On the subject of Design Museum we also spoke about Deyan Sudjic   now director there but a figure who has written engagingly about Design.
part of my library of Design

And here's one of the most significant examples of 'Brutalism' in Architecture - not a criticism here but the label that was attached to the style (this by Erno Goldfinger -no kidding).

Trellick Tower A design classic but doesn't mean you'd want to live in it

Tuesday, July 21, 2015

TV for the future and a History of 20th Century Dersign at OPEN Ealing

I've experienced a number of employers with bases/cultures and interactions involving many countries.

Writing a new book on 'Rights'?

From what I've seen the American companies are those that are strongest in straight Capitalist enterprises and I  anticipate  with curiosity of  how the entertainment giant Discovery (via Eurosport)will come to terms with the acquisition of Olympics rights -this will begin to affect much of Europe from 2018 onwards.

Much of the discussion around the BBC's future  in the UK remains (it seems to me) ideological with those who wish to see more market forces in play but there's a danger that such manoeuvres favouring 'Free enterprise' will limit the ability of Great Britain PLC to  have a distinctive voice and to be a World Player.


The idea that a diminished BBC will benefit UK viewers or native Media businesses seems to me a naïve and unsophisticated analysis of consumer behaviour with respect to 'liberalisation' - I am on such topics reminded of a truism from my University studies in Mass Media  - the value laden use of the term, de-regulation should often be replaced by re-regulation and the forces promoting such changes should be critically judged.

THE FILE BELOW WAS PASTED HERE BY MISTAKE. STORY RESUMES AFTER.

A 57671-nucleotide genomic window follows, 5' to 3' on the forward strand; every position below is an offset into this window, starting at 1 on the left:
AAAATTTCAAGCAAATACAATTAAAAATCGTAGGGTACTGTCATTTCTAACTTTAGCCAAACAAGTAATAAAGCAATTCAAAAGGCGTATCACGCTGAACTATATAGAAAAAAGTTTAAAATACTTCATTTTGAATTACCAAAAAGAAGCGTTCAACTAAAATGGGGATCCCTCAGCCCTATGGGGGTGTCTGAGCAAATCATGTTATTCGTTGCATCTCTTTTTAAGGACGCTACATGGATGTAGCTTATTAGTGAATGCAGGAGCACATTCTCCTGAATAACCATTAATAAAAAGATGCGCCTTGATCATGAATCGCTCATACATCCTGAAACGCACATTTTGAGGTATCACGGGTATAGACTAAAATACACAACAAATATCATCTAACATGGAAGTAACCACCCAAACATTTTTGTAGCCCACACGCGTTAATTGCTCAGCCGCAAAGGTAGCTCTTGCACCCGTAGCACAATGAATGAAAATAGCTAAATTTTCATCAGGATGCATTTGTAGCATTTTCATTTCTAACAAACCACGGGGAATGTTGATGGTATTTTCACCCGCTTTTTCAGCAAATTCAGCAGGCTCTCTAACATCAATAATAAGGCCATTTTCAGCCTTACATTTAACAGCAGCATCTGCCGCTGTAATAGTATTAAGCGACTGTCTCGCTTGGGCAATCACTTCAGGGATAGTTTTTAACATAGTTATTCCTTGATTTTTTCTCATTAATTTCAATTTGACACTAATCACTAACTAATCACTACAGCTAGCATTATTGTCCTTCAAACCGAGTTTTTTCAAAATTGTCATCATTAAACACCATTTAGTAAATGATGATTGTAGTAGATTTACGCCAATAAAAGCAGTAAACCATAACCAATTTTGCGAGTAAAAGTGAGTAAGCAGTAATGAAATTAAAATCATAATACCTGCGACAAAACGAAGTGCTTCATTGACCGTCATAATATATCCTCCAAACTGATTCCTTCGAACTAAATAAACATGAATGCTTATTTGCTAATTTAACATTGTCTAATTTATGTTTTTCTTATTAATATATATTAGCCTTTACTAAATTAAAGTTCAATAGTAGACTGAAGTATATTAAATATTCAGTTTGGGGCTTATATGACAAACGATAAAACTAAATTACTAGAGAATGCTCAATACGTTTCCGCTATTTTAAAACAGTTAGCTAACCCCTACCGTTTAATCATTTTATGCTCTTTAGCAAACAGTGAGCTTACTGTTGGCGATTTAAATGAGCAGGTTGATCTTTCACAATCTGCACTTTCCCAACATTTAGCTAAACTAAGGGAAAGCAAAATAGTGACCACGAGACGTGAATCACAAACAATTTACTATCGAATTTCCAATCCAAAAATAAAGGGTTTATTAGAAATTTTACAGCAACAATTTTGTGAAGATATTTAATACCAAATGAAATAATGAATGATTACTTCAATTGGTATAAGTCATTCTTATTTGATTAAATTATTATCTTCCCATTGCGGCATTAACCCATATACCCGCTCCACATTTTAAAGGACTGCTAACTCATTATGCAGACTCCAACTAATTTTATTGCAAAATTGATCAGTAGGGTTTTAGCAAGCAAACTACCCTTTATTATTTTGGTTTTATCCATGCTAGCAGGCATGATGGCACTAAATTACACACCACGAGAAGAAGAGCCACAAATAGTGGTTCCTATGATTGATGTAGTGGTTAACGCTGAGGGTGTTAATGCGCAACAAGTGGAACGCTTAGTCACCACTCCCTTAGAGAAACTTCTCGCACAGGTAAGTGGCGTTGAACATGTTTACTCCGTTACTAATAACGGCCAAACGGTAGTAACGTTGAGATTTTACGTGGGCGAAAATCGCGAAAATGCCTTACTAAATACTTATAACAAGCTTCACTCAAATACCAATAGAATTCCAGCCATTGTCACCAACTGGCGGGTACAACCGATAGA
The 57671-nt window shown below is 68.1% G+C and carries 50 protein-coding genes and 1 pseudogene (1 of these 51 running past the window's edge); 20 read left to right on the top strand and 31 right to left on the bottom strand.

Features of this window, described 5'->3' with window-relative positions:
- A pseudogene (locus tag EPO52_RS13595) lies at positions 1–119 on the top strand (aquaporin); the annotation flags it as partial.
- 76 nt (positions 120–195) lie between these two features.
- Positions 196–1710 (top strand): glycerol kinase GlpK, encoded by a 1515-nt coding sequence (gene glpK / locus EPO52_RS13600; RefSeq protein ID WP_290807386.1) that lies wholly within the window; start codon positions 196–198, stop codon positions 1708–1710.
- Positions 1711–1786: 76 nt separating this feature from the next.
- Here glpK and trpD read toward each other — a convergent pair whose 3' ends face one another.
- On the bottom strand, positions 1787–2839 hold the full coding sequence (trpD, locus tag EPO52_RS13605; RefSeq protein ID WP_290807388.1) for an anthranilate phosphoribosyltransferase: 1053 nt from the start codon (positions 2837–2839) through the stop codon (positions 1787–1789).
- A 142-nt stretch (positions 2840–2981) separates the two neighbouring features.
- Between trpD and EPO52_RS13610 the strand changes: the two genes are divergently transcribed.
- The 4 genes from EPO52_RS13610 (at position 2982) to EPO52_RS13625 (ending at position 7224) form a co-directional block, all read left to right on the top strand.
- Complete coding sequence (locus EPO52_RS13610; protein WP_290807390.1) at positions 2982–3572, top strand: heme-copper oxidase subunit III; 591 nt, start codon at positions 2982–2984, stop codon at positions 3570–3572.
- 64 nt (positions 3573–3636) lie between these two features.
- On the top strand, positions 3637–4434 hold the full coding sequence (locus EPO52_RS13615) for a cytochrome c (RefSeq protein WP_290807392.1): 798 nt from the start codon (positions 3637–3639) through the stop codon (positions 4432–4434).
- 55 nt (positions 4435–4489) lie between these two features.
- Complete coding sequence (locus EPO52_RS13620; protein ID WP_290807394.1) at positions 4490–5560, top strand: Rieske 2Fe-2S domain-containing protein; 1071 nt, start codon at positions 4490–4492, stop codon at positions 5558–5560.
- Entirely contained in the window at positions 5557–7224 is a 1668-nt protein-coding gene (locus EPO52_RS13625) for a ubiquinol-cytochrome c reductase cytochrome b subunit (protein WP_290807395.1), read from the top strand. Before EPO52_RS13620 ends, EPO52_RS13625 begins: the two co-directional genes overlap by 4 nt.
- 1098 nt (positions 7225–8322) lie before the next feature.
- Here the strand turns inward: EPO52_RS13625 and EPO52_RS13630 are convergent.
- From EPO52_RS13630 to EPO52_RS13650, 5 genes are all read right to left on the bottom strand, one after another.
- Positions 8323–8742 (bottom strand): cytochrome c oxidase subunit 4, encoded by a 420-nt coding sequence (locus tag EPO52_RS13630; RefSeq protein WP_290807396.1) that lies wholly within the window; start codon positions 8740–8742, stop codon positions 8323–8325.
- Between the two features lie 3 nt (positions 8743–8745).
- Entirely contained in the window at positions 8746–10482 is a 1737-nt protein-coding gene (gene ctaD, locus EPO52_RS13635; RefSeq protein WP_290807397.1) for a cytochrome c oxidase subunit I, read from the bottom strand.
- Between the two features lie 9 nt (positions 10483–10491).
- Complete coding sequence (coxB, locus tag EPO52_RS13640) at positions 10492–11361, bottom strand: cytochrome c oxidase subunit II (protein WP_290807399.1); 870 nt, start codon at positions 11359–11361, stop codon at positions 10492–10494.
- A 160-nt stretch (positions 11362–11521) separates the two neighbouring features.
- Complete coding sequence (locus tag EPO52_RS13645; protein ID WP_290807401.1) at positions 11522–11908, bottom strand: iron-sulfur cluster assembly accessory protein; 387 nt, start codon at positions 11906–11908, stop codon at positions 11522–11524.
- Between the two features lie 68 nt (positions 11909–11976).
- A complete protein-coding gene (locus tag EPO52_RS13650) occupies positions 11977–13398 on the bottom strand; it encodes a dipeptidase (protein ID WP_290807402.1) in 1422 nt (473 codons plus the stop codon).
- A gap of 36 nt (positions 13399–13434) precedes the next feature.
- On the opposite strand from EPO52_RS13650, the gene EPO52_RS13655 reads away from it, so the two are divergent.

The limits of the State

You can learn more than just the aesthetic of 'Design' from the course

Balancing the above I do recognise that for most of my life  i.e. for  more than  50 post war years the UK was a strange blend of Socialism and Freedom under governments of both Tory and Labour hues.

I'm enjoying learning about 20th Century Design - from what I would say is a deeply personal view by the Artist Nick Pearson at nearby OPEN Ealing.


Reading last weeks' always engaging notes the idea of how pervasive the state was immediately after WW II  hostilities ended was summed up by the act of the eventually  to be Prime-Minster  Harold Wilson when at  the Board of Trade.
Wilson effectively  banned the then UK Vogue editor from mentioning Dior for fear of encouraging profligate use of fabric in the country.